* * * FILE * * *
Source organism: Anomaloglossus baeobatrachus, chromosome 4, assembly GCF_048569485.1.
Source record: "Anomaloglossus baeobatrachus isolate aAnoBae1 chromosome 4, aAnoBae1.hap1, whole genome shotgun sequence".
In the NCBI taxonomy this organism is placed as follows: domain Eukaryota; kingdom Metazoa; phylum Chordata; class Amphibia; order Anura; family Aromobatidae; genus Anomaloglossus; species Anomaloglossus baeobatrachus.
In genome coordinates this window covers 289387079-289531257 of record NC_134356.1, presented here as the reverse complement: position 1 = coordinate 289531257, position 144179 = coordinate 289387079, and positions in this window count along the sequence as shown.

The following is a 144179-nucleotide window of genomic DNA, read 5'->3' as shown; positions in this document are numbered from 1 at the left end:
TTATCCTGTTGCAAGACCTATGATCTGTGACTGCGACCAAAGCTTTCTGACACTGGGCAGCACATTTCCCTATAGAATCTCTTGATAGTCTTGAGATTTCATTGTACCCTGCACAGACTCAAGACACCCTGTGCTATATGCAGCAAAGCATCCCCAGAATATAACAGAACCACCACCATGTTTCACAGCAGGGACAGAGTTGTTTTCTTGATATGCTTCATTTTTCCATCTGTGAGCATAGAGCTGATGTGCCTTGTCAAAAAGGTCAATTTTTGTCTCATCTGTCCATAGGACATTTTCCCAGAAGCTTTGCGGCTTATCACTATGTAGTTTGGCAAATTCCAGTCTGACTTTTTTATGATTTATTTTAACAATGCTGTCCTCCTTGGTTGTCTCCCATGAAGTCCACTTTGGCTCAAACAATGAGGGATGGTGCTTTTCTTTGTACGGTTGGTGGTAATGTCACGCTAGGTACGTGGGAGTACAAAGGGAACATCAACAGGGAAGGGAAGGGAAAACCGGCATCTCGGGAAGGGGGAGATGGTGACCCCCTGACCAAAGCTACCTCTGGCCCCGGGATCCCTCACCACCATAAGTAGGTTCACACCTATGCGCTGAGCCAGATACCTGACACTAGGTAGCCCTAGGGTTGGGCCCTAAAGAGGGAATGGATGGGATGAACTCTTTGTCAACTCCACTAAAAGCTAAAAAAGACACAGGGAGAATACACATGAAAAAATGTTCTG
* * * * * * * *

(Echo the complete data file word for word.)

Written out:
Source organism: Anomaloglossus baeobatrachus, chromosome 4, assembly GCF_048569485.1.
Source record: "Anomaloglossus baeobatrachus isolate aAnoBae1 chromosome 4, aAnoBae1.hap1, whole genome shotgun sequence".
In the NCBI taxonomy this organism is placed as follows: domain Eukaryota; kingdom Metazoa; phylum Chordata; class Amphibia; order Anura; family Aromobatidae; genus Anomaloglossus; species Anomaloglossus baeobatrachus.
In genome coordinates this window covers 289387079-289531257 of record NC_134356.1, presented here as the reverse complement: position 1 = coordinate 289531257, position 144179 = coordinate 289387079, and positions in this window count along the sequence as shown.

The following is a 144179-nucleotide window of genomic DNA, read 5'->3' as shown; positions in this document are numbered from 1 at the left end:
TTATCCTGTTGCAAGACCTATGATCTGTGACTGCGACCAAAGCTTTCTGACACTGGGCAGCACATTTCCCTATAGAATCTCTTGATAGTCTTGAGATTTCATTGTACCCTGCACAGACTCAAGACACCCTGTGCTATATGCAGCAAAGCATCCCCAGAATATAACAGAACCACCACCATGTTTCACAGCAGGGACAGAGTTGTTTTCTTGATATGCTTCATTTTTCCATCTGTGAGCATAGAGCTGATGTGCCTTGTCAAAAAGGTCAATTTTTGTCTCATCTGTCCATAGGACATTTTCCCAGAAGCTTTGCGGCTTATCACTATGTAGTTTGGCAAATTCCAGTCTGACTTTTTTATGATTTATTTTAACAATGCTGTCCTCCTTGGTTGTCTCCCATGAAGTCCACTTTGGCTCAAACAATGAGGGATGGTGCTTTTCTTTGTACGGTTGGTGGTAATGTCACGCTAGGTACGTGGGAGTACAAAGGGAACATCAACAGGGAAGGGAAGGGAAAACCGGCATCTCGGGAAGGGGGAGATGGTGACCCCCTGACCAAAGCTACCTCTGGCCCCGGGATCCCTCACCACCATAAGTAGGTTCACACCTATGCGCTGAGCCAGATACCTGACACTAGGTAGCCCTAGGGTTGGGCCCTAAAGAGGGAATGGATGGGATGAACTCTTTGTCAACTCCACTAAAAGCTAAAAAAGACACAGGGAGAATACACATGAAAAAATGTTCTG